The more you can personalize the customer experience and make each step of the stay convenient and stress-free, the more likely your guests are to recommend your hotel, and re-book themselves.
2. Stay flexible
Nobody wants last-minute cancellations, but plans can (and do) change overnight. To book a worry-free trip, guests today want to know that hotels have solid policies in place that will allow them to rebook, reschedule, or receive a full refund if they have to, or decide to, modify their plans. They will also want a heads up and suitable remuneration if certain amenities are closed or restricted.
It may also pay off to become more flexible about who you target. While international tourist activity remains lower than normal, you may be able to generate new revenue streams by opening your hotel to local guests for ancillary services. It may be something as simple as allowing people to book a room for a few hours to use as an office, or offering access to some of your hotel’s other services such as the spa, fitness center or parking.
The Rosewood Hotel in London gives people the opportunity to escape lockdown routines by booking a workcation. Hotel rooms come with a workstation already set up and a butler service to handle work-related tasks such as scanning and printing. Guests can look forward to a complimentary breakfast, free tea and coffee pick-me-ups throughout the day, as well as 24-hour gym access. The hotel can even organize tutoring and babysitting for children. There’s also a guaranteed early check in and late checkout, so workers can get the most from their stay.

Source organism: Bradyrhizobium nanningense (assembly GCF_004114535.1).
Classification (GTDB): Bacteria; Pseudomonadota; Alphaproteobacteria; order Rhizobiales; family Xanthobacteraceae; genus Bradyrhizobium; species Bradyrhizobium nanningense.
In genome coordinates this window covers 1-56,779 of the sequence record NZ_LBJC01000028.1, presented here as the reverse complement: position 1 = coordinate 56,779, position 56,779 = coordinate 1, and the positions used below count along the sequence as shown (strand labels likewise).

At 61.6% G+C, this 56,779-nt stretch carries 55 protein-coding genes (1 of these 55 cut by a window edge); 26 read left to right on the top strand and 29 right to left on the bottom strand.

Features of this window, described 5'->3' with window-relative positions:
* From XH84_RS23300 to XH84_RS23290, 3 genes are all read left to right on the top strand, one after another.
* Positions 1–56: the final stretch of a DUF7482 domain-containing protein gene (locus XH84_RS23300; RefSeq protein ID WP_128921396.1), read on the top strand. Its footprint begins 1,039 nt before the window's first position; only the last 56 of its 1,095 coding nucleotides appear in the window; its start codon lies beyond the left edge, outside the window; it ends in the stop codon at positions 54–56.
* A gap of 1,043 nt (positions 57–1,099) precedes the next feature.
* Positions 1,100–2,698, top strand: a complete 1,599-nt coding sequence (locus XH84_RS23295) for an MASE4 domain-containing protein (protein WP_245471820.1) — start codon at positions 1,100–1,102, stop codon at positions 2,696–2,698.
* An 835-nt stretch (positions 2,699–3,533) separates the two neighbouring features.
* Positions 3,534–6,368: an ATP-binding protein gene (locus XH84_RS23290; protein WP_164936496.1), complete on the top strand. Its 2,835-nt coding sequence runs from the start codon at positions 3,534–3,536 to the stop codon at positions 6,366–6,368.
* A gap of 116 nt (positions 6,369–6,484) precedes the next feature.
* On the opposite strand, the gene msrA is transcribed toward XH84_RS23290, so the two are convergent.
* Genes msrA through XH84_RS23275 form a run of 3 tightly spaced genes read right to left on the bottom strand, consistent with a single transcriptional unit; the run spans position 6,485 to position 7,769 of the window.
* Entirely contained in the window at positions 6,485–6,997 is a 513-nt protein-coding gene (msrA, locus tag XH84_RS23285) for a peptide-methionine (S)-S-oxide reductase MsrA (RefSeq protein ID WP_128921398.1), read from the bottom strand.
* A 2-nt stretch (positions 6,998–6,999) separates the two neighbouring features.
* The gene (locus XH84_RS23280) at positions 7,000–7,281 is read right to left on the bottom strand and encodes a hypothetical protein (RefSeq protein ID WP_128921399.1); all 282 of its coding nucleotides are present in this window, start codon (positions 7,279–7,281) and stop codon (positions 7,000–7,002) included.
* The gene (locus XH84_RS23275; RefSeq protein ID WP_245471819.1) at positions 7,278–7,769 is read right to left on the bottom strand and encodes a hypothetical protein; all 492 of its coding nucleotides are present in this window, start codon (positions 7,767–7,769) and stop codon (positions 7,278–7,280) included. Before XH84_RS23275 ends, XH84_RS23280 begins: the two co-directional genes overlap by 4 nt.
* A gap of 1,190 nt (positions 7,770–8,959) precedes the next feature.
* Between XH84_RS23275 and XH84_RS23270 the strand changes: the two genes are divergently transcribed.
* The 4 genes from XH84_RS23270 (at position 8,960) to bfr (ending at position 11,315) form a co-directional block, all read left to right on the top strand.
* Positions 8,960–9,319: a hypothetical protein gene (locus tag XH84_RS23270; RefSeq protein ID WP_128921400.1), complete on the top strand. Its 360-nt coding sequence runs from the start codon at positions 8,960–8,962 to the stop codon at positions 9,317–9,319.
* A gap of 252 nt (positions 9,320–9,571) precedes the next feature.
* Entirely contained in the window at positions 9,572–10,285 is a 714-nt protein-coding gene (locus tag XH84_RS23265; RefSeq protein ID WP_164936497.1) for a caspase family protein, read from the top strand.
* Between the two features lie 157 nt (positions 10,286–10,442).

3. Keep communication flowing
Communication is key in any relationship. When a guest has booked with you, send information they might beinterested in, such as available packages or special events that will take place during their stay. Start by understanding the purpose of their trip – for business or pleasure? A city break or a football weekend? – to gear the hotel room and overall experience to accommodate their needs. During their stay, make it easy for guests to communicate with hotel staff as they prefer, in person or contactless (for example via an app), and help them take advantage of all the hotel’s amenities. Once the guests have returned home, ask for feedback, and stay in touch with emails that might entice them to return.
Many hotels now display crucial information that’s pertinent to the current situation: advice about local travel restrictions, available concierge services, changes to your usual service offering, details about airport transfers, expanded information on cleaning procedures, details about what is included in the stay. Every piece of information contributes to easing visitors’ travel concerns. So even if high cleaning standards are already built into your business, it can pay off to re-evaluate your cleaning routines, and communicate those plans with your guests.